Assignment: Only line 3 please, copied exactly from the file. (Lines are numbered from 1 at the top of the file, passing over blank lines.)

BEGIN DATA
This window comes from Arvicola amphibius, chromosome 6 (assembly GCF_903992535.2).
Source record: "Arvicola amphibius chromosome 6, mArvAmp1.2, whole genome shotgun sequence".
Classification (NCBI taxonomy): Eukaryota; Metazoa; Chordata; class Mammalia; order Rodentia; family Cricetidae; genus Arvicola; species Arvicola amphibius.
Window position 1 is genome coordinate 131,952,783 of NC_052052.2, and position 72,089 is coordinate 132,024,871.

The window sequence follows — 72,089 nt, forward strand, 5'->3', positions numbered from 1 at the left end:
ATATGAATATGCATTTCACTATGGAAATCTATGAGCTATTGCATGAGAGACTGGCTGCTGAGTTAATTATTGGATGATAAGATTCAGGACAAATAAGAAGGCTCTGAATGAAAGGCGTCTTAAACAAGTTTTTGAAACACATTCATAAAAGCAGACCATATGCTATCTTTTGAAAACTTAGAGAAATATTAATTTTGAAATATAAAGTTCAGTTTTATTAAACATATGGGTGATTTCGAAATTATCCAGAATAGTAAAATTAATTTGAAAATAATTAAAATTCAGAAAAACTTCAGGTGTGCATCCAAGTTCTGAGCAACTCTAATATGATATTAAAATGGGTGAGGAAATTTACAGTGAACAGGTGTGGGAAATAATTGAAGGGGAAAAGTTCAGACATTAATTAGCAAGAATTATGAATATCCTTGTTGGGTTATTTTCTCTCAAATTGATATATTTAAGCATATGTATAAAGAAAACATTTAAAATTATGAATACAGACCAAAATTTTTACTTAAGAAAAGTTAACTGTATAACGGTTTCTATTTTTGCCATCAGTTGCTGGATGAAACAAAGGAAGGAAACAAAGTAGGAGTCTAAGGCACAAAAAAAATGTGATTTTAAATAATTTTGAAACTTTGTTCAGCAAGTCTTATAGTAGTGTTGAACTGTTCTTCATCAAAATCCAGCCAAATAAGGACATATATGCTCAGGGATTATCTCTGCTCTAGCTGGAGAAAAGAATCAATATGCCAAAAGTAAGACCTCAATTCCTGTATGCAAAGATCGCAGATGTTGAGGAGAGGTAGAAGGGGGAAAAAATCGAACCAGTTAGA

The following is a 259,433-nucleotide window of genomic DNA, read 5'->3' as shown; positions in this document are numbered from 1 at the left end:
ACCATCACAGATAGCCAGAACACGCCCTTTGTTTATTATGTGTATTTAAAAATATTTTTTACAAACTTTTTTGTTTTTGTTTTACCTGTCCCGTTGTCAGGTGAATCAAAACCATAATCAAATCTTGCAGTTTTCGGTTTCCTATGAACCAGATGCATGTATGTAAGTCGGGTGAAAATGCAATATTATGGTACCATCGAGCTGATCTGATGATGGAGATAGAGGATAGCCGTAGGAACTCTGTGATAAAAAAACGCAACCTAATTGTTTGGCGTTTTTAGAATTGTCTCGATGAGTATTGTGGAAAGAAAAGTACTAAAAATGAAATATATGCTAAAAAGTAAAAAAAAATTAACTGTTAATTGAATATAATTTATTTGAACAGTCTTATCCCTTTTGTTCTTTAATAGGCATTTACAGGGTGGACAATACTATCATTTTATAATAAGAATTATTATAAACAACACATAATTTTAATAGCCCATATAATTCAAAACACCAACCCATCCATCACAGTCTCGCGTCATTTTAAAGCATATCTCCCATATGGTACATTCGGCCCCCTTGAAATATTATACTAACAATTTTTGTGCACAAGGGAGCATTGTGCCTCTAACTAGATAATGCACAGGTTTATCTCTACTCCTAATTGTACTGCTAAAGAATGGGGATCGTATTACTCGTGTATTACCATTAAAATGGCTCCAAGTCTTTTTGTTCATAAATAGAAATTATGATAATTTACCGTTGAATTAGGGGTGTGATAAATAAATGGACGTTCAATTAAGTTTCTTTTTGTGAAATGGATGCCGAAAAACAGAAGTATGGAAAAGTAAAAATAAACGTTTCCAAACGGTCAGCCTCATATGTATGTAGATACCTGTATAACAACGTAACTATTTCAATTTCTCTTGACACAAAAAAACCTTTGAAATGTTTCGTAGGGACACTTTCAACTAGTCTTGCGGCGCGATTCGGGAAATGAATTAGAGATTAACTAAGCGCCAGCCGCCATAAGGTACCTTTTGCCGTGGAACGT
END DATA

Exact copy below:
Classification (NCBI taxonomy): Eukaryota; Metazoa; Chordata; class Mammalia; order Rodentia; family Cricetidae; genus Arvicola; species Arvicola amphibius.